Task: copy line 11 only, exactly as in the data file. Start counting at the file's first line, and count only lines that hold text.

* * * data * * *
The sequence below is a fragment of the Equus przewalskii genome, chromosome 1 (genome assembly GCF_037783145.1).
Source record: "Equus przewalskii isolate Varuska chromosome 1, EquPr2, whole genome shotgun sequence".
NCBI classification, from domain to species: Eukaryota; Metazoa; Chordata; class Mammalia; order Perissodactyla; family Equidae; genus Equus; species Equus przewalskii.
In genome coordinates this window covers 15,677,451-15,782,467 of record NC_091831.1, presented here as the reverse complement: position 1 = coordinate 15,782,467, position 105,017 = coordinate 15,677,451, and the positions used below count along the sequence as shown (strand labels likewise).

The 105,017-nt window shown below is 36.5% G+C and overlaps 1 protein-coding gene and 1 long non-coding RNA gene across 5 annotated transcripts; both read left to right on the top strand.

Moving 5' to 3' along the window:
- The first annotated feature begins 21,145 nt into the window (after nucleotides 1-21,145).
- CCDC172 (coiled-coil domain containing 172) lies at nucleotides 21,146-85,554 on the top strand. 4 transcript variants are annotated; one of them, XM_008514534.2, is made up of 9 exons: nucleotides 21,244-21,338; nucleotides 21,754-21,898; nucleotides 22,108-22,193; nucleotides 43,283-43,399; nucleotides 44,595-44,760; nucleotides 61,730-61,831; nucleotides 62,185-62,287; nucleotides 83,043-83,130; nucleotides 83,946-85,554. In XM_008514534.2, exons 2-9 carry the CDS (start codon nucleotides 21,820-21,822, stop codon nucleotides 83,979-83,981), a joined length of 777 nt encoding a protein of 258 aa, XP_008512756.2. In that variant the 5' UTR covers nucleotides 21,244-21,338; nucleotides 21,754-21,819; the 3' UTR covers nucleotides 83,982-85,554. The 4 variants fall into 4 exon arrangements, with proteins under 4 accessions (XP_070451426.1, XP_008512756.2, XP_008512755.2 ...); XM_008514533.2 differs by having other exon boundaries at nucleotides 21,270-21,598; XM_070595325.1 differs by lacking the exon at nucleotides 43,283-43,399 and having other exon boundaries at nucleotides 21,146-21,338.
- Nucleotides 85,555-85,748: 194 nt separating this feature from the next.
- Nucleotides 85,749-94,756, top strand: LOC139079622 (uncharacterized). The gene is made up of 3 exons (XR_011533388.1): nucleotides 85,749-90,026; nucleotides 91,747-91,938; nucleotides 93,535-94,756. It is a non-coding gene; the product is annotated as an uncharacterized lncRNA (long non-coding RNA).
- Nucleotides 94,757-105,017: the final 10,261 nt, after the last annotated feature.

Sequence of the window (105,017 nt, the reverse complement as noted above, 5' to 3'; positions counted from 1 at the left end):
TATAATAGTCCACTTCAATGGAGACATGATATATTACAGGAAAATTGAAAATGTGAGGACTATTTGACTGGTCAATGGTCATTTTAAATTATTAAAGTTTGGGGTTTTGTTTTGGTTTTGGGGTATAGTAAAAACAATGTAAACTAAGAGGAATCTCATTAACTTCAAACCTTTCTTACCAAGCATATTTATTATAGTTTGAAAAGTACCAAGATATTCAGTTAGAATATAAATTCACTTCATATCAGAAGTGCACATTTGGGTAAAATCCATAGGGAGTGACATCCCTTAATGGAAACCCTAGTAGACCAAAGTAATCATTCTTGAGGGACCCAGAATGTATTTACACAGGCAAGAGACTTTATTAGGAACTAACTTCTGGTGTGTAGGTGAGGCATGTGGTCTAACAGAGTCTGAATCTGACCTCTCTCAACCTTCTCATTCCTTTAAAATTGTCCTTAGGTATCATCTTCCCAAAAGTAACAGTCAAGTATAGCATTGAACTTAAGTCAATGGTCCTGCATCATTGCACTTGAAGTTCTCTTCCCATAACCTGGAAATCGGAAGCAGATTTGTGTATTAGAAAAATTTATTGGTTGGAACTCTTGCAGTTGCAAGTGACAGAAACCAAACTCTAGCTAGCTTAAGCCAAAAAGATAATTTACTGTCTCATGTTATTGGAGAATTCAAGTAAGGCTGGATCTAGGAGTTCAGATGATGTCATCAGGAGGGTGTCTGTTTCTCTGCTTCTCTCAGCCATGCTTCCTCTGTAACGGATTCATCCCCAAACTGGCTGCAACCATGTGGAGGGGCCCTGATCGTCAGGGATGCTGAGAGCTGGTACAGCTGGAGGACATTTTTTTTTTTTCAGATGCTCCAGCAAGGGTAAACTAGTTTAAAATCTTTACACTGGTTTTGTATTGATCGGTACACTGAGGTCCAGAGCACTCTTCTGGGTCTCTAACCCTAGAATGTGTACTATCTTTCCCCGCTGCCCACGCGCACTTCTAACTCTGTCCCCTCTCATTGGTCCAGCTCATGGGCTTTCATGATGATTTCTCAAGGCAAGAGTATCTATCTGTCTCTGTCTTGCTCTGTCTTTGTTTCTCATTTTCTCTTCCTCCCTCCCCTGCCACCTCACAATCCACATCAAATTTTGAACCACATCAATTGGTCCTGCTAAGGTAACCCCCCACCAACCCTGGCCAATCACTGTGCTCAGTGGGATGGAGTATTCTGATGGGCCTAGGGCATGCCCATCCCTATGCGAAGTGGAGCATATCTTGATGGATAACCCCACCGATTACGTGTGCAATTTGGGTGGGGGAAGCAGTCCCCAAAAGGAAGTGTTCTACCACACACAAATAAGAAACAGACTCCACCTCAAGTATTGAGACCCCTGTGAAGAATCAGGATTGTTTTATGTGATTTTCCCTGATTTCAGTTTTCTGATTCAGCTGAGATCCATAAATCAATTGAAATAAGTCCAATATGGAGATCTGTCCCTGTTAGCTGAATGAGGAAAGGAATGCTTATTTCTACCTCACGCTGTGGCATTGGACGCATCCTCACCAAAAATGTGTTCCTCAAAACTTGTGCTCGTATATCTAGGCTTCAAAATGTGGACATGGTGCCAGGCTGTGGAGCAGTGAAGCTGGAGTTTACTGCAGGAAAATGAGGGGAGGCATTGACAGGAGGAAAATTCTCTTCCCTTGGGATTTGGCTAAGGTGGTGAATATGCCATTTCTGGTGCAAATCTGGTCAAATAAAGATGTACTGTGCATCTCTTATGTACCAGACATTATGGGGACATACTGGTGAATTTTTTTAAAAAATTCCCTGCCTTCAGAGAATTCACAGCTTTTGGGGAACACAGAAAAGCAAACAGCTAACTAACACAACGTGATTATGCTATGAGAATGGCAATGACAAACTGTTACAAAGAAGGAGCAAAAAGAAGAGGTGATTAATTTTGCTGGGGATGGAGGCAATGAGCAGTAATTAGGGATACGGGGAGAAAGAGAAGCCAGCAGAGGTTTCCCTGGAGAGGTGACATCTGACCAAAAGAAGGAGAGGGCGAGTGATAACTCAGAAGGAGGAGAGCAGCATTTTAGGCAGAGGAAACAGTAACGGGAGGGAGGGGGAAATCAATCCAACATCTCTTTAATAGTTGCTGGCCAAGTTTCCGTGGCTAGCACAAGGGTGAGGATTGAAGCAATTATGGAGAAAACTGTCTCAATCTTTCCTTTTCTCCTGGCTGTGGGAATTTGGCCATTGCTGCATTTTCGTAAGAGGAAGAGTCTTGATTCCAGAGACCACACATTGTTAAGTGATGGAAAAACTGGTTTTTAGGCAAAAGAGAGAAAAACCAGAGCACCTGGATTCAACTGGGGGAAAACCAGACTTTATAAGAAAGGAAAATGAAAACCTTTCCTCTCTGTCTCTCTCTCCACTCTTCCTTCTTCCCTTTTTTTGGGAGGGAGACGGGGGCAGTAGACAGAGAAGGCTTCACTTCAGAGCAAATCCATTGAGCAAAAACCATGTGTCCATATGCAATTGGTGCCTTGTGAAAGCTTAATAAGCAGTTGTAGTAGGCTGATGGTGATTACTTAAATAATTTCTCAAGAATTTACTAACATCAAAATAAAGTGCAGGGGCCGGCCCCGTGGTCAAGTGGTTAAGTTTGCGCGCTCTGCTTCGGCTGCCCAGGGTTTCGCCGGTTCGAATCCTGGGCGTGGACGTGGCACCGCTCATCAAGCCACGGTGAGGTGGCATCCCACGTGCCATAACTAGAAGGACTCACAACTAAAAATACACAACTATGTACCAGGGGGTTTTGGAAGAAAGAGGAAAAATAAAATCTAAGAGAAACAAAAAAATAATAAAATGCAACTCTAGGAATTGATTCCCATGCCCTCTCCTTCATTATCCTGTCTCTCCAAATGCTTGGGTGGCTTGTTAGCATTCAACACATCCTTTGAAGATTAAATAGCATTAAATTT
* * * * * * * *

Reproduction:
- Nucleotides 94,757-105,017: the final 10,261 nt, after the last annotated feature.